By completing these GE requirements, students gain the power to understand and use numerical and graphical information, think critically and come to conclusions through rational processes, and express those thoughts with a confident voice and effective use of the written word.
Expectations for Learning in Oral Communication (A1) Courses
Courses cultivate an understanding of the social, psychological, political and practical significance of communication, with special emphasis on the roles of public communication in a free society. Students will give oral presentations and be encouraged to develop their sense of voice, which means speaking with confidence in public forums in ways that reflect their unique perspective and identity. Students will learn and appreciate a range of public speaking styles and forms of eloquence, while respecting the freedom of expression of all members of the community.
Students shall be able to:
- Identify and assess socially significant and intellectual topics, then compose and deliver extemporaneous oral presentations on these topics;
- Engage in critical and analytical listening;
- Analyze audiences, adapt oral presentations to audiences and use that information to accomplish the purpose of the speech; and
- Assume the ethical responsibilities of the public speaker, including basic understanding of the economic, legal, and social issues surrounding the access and use of information.
Expectations for Learning in Written Communication (A2) Courses
Courses should cultivate an understanding of the writing process and the goals, dynamics, and genres of written communication, with special attention to the nature of writing at the university. Students will develop college–‐level reading abilities, rhetorical sophistication, and writing styles that give form and coherence to complex ideas and feelings.
Students shall write complete essays that demonstrate the ability to:
- Demonstrate the ability to read actively and rhetorically
- Demonstrate the ability to perform the essential steps in the writing process (prewriting, organizing, composing, revising, and editing) and demonstrate an awareness of said performance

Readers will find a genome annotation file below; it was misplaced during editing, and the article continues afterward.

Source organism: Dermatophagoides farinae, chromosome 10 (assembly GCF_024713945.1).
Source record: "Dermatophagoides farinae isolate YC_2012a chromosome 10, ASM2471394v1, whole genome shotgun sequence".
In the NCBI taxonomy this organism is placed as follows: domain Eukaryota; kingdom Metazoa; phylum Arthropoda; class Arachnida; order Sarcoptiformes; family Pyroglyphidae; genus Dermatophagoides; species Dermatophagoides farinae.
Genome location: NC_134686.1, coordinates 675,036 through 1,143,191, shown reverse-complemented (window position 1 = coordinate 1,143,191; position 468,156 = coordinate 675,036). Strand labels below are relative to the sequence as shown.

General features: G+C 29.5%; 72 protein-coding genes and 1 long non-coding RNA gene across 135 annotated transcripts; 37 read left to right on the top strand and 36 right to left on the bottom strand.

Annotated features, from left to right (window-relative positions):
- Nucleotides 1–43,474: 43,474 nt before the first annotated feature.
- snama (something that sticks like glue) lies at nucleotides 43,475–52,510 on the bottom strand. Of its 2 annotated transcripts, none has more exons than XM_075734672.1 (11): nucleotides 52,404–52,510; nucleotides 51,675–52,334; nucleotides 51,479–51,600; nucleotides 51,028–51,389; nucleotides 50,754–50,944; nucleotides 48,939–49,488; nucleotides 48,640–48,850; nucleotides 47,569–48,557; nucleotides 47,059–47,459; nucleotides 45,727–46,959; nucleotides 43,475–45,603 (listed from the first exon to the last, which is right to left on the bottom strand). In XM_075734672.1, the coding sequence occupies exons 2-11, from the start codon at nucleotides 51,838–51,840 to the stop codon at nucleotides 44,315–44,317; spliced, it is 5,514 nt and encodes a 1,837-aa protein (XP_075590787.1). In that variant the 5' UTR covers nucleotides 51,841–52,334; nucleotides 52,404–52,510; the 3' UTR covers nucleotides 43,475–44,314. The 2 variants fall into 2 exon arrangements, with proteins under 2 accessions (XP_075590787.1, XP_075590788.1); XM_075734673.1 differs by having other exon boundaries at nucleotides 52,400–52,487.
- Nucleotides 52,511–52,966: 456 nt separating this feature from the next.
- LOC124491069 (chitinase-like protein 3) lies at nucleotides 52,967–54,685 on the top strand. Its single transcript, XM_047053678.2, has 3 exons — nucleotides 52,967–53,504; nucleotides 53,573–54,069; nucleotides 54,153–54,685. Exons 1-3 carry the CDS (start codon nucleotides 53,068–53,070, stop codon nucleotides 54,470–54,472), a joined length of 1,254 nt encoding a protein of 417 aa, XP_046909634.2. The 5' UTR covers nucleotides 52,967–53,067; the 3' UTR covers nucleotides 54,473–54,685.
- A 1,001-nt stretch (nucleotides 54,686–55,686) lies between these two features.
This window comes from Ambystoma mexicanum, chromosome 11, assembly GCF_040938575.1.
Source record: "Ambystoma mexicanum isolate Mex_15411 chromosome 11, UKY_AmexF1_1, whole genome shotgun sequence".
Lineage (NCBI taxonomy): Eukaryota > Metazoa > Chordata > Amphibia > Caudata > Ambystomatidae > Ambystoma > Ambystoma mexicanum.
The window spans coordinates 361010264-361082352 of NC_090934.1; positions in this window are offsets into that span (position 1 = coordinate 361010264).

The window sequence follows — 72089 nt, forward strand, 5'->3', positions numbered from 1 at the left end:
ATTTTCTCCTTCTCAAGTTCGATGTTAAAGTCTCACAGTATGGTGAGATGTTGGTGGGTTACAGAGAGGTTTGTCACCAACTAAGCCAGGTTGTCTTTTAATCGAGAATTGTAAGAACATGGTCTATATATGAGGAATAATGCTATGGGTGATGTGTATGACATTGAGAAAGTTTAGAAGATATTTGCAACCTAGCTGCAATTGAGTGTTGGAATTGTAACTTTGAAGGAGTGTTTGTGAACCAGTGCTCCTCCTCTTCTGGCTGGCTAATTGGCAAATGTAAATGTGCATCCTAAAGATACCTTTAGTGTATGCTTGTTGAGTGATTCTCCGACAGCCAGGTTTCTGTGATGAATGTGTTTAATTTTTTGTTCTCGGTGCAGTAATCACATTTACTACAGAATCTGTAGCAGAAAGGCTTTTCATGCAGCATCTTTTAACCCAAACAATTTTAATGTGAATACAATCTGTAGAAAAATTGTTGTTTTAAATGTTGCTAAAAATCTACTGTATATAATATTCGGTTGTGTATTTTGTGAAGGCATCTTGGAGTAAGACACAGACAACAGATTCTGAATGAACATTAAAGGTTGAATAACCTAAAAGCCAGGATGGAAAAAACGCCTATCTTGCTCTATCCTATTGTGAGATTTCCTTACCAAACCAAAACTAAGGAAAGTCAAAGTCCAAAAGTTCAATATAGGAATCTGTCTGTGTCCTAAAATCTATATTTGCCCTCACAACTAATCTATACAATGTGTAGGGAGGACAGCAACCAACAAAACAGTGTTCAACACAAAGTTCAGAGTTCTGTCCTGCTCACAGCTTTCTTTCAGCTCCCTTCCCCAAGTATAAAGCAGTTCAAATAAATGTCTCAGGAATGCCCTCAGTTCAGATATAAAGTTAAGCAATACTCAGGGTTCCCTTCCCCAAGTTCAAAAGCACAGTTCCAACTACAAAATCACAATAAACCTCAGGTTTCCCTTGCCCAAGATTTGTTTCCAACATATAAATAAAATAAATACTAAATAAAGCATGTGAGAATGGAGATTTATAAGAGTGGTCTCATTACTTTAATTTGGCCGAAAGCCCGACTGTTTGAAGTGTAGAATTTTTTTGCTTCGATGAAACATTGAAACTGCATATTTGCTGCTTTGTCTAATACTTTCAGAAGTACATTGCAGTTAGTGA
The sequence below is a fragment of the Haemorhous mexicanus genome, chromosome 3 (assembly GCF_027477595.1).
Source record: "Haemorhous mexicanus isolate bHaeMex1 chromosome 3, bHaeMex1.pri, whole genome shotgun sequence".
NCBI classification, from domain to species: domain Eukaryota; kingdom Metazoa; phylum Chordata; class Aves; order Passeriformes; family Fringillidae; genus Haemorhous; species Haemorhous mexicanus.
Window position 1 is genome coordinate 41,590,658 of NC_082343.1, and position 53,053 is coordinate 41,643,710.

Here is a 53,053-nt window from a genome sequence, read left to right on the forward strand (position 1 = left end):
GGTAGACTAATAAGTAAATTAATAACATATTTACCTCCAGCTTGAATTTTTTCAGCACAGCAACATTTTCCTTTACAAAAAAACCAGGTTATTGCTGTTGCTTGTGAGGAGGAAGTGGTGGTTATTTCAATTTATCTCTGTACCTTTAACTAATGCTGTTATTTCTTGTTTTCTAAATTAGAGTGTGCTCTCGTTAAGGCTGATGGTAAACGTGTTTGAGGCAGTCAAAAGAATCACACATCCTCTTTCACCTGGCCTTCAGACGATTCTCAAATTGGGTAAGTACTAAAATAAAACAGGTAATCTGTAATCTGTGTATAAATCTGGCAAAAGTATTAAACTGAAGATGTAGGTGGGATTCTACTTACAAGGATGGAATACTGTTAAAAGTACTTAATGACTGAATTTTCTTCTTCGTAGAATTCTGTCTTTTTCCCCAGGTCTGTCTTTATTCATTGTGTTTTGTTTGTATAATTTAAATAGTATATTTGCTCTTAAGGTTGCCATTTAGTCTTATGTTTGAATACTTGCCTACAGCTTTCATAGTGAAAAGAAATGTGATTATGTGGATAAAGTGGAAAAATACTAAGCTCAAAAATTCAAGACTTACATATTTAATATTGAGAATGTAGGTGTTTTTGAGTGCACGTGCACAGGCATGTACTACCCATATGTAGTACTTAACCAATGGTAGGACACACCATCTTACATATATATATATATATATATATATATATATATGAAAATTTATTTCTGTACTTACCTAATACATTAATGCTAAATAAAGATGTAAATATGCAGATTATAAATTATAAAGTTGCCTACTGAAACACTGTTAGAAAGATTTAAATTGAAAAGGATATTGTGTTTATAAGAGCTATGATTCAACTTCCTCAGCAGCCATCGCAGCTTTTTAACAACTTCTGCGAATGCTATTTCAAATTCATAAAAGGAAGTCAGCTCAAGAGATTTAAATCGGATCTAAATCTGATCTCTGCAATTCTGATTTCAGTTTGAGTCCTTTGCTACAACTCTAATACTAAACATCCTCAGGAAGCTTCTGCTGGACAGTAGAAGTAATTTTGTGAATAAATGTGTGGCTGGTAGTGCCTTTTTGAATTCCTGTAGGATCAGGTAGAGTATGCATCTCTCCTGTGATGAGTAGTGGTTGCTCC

- Articulate an awareness of and write according to the rhetorical features of texts, such as purpose, audience, context, and rhetorical appeals
- Demonstrate the ability to integrate their ideas and those of others by explaining, analyzing, developing, and criticizing ideas effectively in several genres
- Demonstrate college–‐level language use, clarity, and grammatical proficiency in writing
Expectations for Learning in Critical Thinking (A3) Courses
In Critical Thinking courses, students will understand logic and its relationship to language: courses include a series of integrated reading, writing, oral, and research assignments that engage students in complex issues requiring critical thinking and effective argumentation. Students will develop language that distinguishes fact and judgment; articulates elementary inductive and deductive processes; parses fact, assumption and conclusion; integrates rebuttal and qualification as appropriate. Students will develop the ability to analyze, criticize, and advocate complex ideas, reason inductively and deductively, research and rebut information and arguments, and reach well–‐supported factual conclusions and judgments.
Students should be able to:
- Locate and evaluate sources, through library research, and integrate research through appropriate citation and quotation.
- Present effective arguments that use a full range of legitimate rhetorical and logical strategies to articulate and explain their positions on complex issues in dialogue with other points of view.
- Effectively locate, interpret, evaluate, and synthesize evidence in a comprehensive way in support of one’s ideas.
- Identify and critically evaluate the assumptions in and the context of an argument.
- Effectively distinguish and convey inductive and deductive patterns as appropriate, sequencing arguments and evidence logically to draw valid conclusions and articulate related outcomes (implications and consequences).
Expectations for Learning in Mathematical Concepts (B4) Courses
The major goal is to enable the student to use numerical and graphical data in personal and professional judgments and in coping with public issues.
The mathematical concepts course should prepare the student to:
- Use mathematical methods to solve quantitative problems, including those presented in verbal form;
- Use mathematics to solve real-life problems; and
- Arrive at conclusions based on numerical and graphical data.